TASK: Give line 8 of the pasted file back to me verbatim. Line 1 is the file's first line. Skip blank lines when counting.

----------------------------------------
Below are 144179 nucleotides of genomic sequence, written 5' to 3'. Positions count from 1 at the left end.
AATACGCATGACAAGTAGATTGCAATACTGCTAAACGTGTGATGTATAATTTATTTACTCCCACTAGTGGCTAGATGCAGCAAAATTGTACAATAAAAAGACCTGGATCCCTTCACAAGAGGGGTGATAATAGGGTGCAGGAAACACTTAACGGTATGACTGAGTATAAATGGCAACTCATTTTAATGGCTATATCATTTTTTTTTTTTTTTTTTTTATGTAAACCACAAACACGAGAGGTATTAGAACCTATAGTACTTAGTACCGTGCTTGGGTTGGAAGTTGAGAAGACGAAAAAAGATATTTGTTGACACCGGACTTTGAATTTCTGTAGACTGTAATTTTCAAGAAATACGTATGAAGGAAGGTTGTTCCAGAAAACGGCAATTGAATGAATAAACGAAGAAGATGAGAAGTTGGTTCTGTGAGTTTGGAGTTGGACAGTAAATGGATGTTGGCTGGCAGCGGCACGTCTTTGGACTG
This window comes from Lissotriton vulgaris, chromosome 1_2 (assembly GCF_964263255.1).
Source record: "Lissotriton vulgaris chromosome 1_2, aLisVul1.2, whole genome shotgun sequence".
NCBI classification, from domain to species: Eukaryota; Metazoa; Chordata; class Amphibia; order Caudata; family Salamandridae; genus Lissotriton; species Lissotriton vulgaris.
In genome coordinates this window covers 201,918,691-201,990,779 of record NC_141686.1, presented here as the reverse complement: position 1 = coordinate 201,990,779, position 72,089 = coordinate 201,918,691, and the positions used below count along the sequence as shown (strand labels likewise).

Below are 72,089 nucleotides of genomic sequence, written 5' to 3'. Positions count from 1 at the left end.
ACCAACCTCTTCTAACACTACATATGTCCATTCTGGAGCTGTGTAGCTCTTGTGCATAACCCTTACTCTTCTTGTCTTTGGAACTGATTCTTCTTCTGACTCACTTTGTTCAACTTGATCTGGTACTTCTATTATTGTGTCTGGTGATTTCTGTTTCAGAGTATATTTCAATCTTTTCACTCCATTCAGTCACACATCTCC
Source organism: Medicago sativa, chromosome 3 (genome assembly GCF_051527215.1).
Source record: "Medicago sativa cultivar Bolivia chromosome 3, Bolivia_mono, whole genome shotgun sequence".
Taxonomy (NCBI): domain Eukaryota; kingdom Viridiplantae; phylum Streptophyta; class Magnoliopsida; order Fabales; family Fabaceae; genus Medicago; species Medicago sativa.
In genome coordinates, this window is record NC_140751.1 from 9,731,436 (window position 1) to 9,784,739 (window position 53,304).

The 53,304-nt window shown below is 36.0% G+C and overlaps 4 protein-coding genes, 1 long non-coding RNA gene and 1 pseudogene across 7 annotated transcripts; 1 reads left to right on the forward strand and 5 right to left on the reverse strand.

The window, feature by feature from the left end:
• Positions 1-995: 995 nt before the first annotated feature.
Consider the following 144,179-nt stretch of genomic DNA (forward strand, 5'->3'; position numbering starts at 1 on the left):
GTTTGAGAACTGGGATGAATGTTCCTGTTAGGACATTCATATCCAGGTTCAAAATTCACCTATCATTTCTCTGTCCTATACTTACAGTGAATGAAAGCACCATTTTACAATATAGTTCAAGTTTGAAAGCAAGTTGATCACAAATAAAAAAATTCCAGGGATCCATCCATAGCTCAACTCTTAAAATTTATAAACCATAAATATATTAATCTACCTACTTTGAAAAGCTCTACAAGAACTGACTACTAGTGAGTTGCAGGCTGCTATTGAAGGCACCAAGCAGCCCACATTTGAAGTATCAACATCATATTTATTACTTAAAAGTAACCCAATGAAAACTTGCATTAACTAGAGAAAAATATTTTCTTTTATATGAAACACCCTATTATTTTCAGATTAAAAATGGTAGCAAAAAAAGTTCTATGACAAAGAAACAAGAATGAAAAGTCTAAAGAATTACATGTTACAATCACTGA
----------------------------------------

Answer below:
ACCAACCTCTTCTAACACTACATATGTCCATTCTGGAGCTGTGTAGCTCTTGTGCATAACCCTTACTCTTCTTGTCTTTGGAACTGATTCTTCTTCTGACTCACTTTGTTCAACTTGATCTGGTACTTCTATTATTGTGTCTGGTGATTTCTGTTTCAGAGTATATTTCAATCTTTTCACTCCATTCAGTCACACATCTCC